Awe. We've just returned from a trip to the mainland to visit Itilleq - one of the smallest communities in Greenland and it was truly... honestly it's hard to pick a word. Awe is the best I can come up with because its like being struck by something in such a way that you are no longer thinking and you're simply absorbing. As I walked through the village I felt like time was matching the slow pace of my walk until it had halted altogether. I noticed a small church and I walked inside to take a look. All the walls were painted white, the pews were white, everything was made of wood. It had about 10 pews on each side and a very modest alter. I was struck by the large painting hanging above the alter - two men standing behind a third, all with canes and arms out-stretched toward a large source of light. I couldn't help but feel a sense of grounding unity - I just left like regardless of the particular beliefs of these people, this place represented a space where folks gathered regularly to feel united and feel connected. Something about that feeling overwhelmed me and all I wanted was to show these people all the respect and kindness possible. Sensing something that unites them, throughout generations, throughout the challenges they've faced as a small, isolated community, I knelt at the seal skin pads in front of the alter to simply enjoy the sensation of admiration for all that must unite these people.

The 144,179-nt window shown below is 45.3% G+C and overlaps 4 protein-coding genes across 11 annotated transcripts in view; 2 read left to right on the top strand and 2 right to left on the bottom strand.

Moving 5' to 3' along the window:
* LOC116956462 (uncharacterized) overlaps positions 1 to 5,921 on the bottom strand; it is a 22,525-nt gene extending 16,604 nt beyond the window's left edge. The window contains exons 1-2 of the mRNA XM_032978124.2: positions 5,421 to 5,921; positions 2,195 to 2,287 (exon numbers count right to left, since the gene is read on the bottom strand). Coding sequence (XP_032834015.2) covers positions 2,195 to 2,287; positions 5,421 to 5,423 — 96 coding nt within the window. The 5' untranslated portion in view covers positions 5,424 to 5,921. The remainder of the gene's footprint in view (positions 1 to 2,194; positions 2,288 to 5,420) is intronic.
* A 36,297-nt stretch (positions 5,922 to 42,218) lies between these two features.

Community. I saw a small swingset, and loving swings I gave it a whirl. It was only seconds before a few Greenlandic children were standing and watching this grown man fully dressed in about 5 layers of clothing AND wearing a camera and backpack using their swingset. I leaned back in the swing, tipped my head back, swung as high as I could and each time I was 'up' I could see them upside down smiling at me. Each time I saw them I shouted hello in Greenlandic which sounds like 'arrow' with a soft rolling on the r's. It took about 3 or 4 swings, but before long they were laughing out loud and other children came over to see just what was going on. I then sat with the children at a picnic table wanting to communicate with them. All I knew was 'hello' and 'thank you' so it was incredible to want to show them kindness and friendliness and not have a single word to use. I tapped my chest and said, "Justin", and then pointed at them. A couple tries and they shared their names. even got them to write their names in their own language in my Dear Benjamin (my son) journal. It was an absolute pleasure to meet Hans, Sous-Peter, and Utoolo! This was followed by a soccer game between the Students on Ice students/staff and the soccer stars of Greenland. It was really something to see the simple act of kicking a ball around cross the boundaries of language, culture, and geography... losing 3-5 was hard to swallow so next year we'll have to come ready to win!